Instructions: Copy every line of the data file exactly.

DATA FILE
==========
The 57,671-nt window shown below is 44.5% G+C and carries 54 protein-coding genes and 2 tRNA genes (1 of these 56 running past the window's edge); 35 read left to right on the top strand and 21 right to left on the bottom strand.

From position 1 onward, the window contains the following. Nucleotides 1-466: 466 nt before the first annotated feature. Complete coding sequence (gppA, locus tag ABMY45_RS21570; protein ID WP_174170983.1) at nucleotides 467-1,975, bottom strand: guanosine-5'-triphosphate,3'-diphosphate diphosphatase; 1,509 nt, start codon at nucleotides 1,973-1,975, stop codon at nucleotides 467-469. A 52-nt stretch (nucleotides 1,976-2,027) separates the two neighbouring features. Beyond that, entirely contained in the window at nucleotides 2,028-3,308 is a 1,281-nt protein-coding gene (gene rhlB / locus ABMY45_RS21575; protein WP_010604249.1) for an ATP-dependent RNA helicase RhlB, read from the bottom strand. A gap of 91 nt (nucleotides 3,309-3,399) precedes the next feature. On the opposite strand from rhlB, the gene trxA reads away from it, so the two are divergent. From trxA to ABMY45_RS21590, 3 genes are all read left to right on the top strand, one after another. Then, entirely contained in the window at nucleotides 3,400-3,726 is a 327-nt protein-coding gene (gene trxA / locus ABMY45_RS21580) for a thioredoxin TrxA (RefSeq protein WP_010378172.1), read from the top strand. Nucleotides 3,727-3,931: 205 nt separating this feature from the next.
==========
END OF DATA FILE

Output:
The 57,671-nt window shown below is 44.5% G+C and carries 54 protein-coding genes and 2 tRNA genes (1 of these 56 running past the window's edge); 35 read left to right on the top strand and 21 right to left on the bottom strand.

From position 1 onward, the window contains the following. Nucleotides 1-466: 466 nt before the first annotated feature. Complete coding sequence (gppA, locus tag ABMY45_RS21570; protein ID WP_174170983.1) at nucleotides 467-1,975, bottom strand: guanosine-5'-triphosphate,3'-diphosphate diphosphatase; 1,509 nt, start codon at nucleotides 1,973-1,975, stop codon at nucleotides 467-469. A 52-nt stretch (nucleotides 1,976-2,027) separates the two neighbouring features. Beyond that, entirely contained in the window at nucleotides 2,028-3,308 is a 1,281-nt protein-coding gene (gene rhlB / locus ABMY45_RS21575; protein WP_010604249.1) for an ATP-dependent RNA helicase RhlB, read from the bottom strand. A gap of 91 nt (nucleotides 3,309-3,399) precedes the next feature. On the opposite strand from rhlB, the gene trxA reads away from it, so the two are divergent. From trxA to ABMY45_RS21590, 3 genes are all read left to right on the top strand, one after another. Then, entirely contained in the window at nucleotides 3,400-3,726 is a 327-nt protein-coding gene (gene trxA / locus ABMY45_RS21580) for a thioredoxin TrxA (RefSeq protein WP_010378172.1), read from the top strand. Nucleotides 3,727-3,931: 205 nt separating this feature from the next.